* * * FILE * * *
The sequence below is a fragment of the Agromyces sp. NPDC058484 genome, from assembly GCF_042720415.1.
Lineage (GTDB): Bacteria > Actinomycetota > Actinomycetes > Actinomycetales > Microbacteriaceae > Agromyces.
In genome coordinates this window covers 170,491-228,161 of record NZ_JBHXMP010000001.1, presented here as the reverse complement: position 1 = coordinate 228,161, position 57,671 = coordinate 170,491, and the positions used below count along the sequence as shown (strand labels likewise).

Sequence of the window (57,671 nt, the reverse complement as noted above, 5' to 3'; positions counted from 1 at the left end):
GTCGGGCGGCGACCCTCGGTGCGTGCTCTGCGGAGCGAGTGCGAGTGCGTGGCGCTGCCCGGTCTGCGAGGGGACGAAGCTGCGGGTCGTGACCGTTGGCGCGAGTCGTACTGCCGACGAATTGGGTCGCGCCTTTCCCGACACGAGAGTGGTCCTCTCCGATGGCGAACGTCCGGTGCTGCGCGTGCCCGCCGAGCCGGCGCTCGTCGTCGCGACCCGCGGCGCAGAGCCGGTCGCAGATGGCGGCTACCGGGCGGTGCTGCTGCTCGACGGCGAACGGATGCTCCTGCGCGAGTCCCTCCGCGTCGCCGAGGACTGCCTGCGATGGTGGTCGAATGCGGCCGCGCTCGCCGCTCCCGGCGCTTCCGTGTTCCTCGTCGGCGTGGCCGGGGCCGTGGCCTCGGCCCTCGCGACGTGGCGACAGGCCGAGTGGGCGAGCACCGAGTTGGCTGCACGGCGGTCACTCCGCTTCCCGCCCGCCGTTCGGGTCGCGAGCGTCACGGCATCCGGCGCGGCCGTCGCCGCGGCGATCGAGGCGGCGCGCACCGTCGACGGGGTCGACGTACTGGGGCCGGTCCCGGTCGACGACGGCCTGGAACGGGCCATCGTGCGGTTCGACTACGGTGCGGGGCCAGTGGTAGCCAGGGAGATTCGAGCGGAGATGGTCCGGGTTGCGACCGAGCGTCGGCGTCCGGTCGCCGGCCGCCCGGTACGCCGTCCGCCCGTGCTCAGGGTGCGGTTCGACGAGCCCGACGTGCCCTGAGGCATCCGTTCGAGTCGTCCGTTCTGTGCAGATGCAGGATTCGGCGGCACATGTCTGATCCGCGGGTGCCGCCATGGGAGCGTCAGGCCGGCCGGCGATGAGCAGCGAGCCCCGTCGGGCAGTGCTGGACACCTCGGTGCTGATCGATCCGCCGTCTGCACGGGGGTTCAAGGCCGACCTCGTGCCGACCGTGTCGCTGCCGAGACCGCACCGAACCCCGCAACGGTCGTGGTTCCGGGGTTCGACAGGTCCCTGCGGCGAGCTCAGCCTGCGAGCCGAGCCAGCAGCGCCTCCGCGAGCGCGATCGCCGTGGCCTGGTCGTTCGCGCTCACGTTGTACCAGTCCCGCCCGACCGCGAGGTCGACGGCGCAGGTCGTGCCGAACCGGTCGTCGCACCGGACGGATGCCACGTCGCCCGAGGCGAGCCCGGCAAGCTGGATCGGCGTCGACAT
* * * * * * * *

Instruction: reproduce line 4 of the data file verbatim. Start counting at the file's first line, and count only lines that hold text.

Sequence of the window (57,671 nt, the reverse complement as noted above, 5' to 3'; positions counted from 1 at the left end):